One year after launch, on 2 August 2005, MESSENGER flew by Earth at an altitude of 2347 km. On 12 December 2005 at 11:30 UT, MESSENGER fired its large thruster for 524 seconds, changing the spacecraft velocity by 316 m/s and putting it on course for its 24 October 2006 Venus flyby at an altitude of 2990 km. The second Venus flyby took place on 5 June 2007 at 23:08 UT (7:08 p.m. EDT) at an altitude of approximately 337 km. The first of three Mercury flybys, all at roughly 200 km altitude, occurred on 14 January 2008 at 19:04 :39 UT, and the second on 6 October 2008 at 08:40:22 UT. The third took place on 29 September 2009 at 21:54:58 UT at a distance of 228 km. There were also five deep space manuevers. Data collected during the Mercury flybys was used to help plan the scientific campaign during the orbital phase.

Mercury orbit insertion took place with a 15 minute burn starting at 00:45 UT on 18 March 2011 (8:45 p.m. 17 March EDT) requiring a delta-V of 0.862 km/s from the Aerojet 660N engine. Science observations began on April 4 at 20:40 UT (4:40 p.m. EDT). The nominal orbit had a periapsis of 200 km at 60 degrees N latitude, an apoapsis of 15,193 km, a period of 12 hours and an inclination of 80 degrees. The periapsis slowly rose due to solar perturbations to over 400 km at the end of 88 days (one Mercury year) at which point it was readjusted to a 200 km, 12 hour orbit via a two burn sequence.

Data was collected from orbit for one Earth year, the end of the primary mission was in March 2012. Extensions to the mission allowed the spacecraft to operate for an additional 3 years until the propellant necessary to maintain its orbit was exhausted. The MESSENGER spacecraft impacted the surface of Mercury as planned on 30 April 2015 at 19:26 UT (3:26 p.m. EDT).

Global stereo image coverage at 250 m/pixel resolution was completed. The mission has also yielded global composition maps, a 3-D model of Mercury's magnetosphere, topographic profiles of the northern hemisphere, gravity field, altitude profiles of elemental species, and a characterization of the volatiles in permanently shadowed craters at the poles.

The MESSENGER spacecraft was a squat box (1.27 m x 1.42 m x 1.85 m) with a semi-cylindrical thermal shade (roughly 2.5 meters tall and 2 meters wide) for protection from the Sun and two solar panel wings extending radially about 6 meters from tip to tip. A 3.6 meter magnetometer boom also extended from the craft. The total mass of the spacecraft was 1093 kg, 607.8 kg of which was propellant and helium. The structure was primarily graphite-cyanate-ester (GrCE) composite and consisted of two vertical panels which supported two large fuel tanks, and two vertical panels which supported the oxidizer tank and plumbing panel. The four vertical panels made up the center column and were bolted at their aft ends to an aluminum adapter. A single top deck panel mounted the LVA (large velocity adjust) thruster, small thrusters, helium and auxiliary fuel tanks, star trackers and battery.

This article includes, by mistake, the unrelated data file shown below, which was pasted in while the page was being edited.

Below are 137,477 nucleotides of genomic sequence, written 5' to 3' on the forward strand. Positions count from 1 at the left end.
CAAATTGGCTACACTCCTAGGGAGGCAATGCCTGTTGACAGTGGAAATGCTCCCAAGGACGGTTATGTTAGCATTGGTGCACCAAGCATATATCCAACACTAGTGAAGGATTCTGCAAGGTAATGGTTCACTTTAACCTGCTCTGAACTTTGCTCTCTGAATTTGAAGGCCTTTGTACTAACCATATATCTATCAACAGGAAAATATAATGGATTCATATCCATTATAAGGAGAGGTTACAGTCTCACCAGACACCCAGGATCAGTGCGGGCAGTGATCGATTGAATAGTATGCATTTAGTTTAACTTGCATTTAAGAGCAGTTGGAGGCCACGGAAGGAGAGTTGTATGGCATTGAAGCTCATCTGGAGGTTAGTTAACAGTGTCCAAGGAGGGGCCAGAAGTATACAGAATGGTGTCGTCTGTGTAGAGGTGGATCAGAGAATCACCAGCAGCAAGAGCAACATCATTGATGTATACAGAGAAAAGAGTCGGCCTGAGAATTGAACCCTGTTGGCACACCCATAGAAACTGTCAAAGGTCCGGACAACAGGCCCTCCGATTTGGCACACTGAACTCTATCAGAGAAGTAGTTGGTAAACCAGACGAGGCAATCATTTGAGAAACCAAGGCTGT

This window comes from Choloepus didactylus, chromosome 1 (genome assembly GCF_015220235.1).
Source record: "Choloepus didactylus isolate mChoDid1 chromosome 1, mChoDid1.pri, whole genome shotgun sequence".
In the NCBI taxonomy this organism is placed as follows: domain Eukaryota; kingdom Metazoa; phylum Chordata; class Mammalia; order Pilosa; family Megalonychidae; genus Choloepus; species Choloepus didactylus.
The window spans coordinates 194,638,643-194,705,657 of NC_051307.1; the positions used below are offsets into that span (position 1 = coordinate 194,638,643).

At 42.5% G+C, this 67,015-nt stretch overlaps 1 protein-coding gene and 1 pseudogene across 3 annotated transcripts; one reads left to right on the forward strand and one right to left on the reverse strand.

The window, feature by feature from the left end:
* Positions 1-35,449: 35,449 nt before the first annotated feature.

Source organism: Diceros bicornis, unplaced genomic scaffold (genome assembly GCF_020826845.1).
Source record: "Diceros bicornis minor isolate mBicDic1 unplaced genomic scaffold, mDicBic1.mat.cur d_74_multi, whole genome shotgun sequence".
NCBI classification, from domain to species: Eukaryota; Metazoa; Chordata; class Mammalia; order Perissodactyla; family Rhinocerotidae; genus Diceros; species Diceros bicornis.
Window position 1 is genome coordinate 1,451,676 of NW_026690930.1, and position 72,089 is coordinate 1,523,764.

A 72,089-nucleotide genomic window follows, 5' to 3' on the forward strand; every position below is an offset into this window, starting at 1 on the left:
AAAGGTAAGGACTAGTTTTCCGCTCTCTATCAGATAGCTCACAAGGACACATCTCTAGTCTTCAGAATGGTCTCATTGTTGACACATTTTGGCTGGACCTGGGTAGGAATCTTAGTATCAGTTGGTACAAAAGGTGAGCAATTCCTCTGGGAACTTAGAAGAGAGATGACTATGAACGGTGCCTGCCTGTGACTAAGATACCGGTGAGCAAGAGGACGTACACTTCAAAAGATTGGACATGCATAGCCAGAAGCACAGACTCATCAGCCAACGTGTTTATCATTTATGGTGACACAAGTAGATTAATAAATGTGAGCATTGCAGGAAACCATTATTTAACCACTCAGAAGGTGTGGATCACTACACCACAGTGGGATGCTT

Main propulsion was via the 645-N, 317-s bipropellant LVA thruster, four 22-N monopropellant thrusters providing spacecraft steering during main thruster burns, and ten 4-N monopropellant thrusters used for attitude control. There was also a reaction-wheel attitude control system. Knowledge for attitude control was provided by star tracking cameras, an inertial measurement unit, and six solar sensors. Power was provided by the solar panels, which extended beyond the sunshade and were rotatable to balance panel temperature and power generation, and provided a nominal 450 W in Mercury orbit. The panels were 70% optical solar reflectors and 30% GaAs/Ge cells. The power was stored in a common-pressure-vessel nickel-hydrogen battery, with 11 vessels and 2 cells per vessel.

Communications were in the X-band, with downlink through two fixed phased-array antenna clusters, and uplink and downlink through medium- and low-gain antennas on the forward and aft sides of the spacecraft. Passive thermal control, primarily a fixed opaque ceramic cloth sunshade, was utilized to maintain operating temperatures near the Sun. Radiators were built into the structure and the orbit was optimized to minimize infrared and visible light heating of the spacecraft from the surface of Mercury. Multilayer insulation, low conductivity couplings, and heaters were also used to maintain temperatures within operating limits.

Five science instruments were mounted externally on the bottom deck of the main body: the Mercury Dual Imaging System (MDIS), Gamma-Ray and Neutron Spectrometer (GRNS), X-ray Spectrometer (XRS), Mercury Laser Altimeter (MLA), and Atmospheric and Surface Composition Spectrometer (MASCS). The Energetic Particle and Plasma Spectrometer (EPPS) was mounted on the side and top deck and the magnetometer (MAG) was at the end of the 3.6 m boom. Radio Science (RS) experiments used the existing communications system.

The highly successful orbital mission came to an end after more than four years in orbit around Mercury, as the spacecraft ran out of propellant and the force of solar gravity caused it to impact the surface of Mercury at 3:26 p.m. EDT on 30 April 2015.

More information about the spacecraft and its research results can be found on the MESSENGER Web site at John Hopkins University's Applied Physics Laboratory.